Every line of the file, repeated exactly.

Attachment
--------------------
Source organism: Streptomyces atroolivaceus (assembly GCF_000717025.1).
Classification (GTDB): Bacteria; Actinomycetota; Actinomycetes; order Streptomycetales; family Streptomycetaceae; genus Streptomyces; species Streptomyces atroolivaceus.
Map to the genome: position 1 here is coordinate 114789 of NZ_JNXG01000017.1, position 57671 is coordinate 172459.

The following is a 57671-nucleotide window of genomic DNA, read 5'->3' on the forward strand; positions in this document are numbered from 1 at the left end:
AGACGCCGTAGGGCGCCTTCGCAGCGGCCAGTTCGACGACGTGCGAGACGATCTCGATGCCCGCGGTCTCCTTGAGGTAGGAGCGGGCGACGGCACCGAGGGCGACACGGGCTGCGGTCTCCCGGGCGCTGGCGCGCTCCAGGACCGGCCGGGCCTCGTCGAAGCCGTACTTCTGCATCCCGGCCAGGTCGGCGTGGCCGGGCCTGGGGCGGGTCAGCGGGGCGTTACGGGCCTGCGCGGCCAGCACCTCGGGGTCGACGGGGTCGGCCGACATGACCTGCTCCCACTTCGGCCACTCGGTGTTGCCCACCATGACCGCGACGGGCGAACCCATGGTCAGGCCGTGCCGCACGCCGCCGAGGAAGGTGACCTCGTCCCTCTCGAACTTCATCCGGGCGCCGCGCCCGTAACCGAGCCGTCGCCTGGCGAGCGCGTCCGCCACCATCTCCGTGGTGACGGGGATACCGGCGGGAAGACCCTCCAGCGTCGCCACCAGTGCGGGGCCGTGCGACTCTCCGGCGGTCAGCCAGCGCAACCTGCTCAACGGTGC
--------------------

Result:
Source organism: Streptomyces atroolivaceus (assembly GCF_000717025.1).
Classification (GTDB): Bacteria; Actinomycetota; Actinomycetes; order Streptomycetales; family Streptomycetaceae; genus Streptomyces; species Streptomyces atroolivaceus.
Map to the genome: position 1 here is coordinate 114789 of NZ_JNXG01000017.1, position 57671 is coordinate 172459.

The following is a 57671-nucleotide window of genomic DNA, read 5'->3' on the forward strand; positions in this document are numbered from 1 at the left end:
AGACGCCGTAGGGCGCCTTCGCAGCGGCCAGTTCGACGACGTGCGAGACGATCTCGATGCCCGCGGTCTCCTTGAGGTAGGAGCGGGCGACGGCACCGAGGGCGACACGGGCTGCGGTCTCCCGGGCGCTGGCGCGCTCCAGGACCGGCCGGGCCTCGTCGAAGCCGTACTTCTGCATCCCGGCCAGGTCGGCGTGGCCGGGCCTGGGGCGGGTCAGCGGGGCGTTACGGGCCTGCGCGGCCAGCACCTCGGGGTCGACGGGGTCGGCCGACATGACCTGCTCCCACTTCGGCCACTCGGTGTTGCCCACCATGACCGCGACGGGCGAACCCATGGTCAGGCCGTGCCGCACGCCGCCGAGGAAGGTGACCTCGTCCCTCTCGAACTTCATCCGGGCGCCGCGCCCGTAACCGAGCCGTCGCCTGGCGAGCGCGTCCGCCACCATCTCCGTGGTGACGGGGATACCGGCGGGAAGACCCTCCAGCGTCGCCACCAGTGCGGGGCCGTGCGACTCTCCGGCGGTCAGCCAGCGCAACCTGCTCAACGGTGC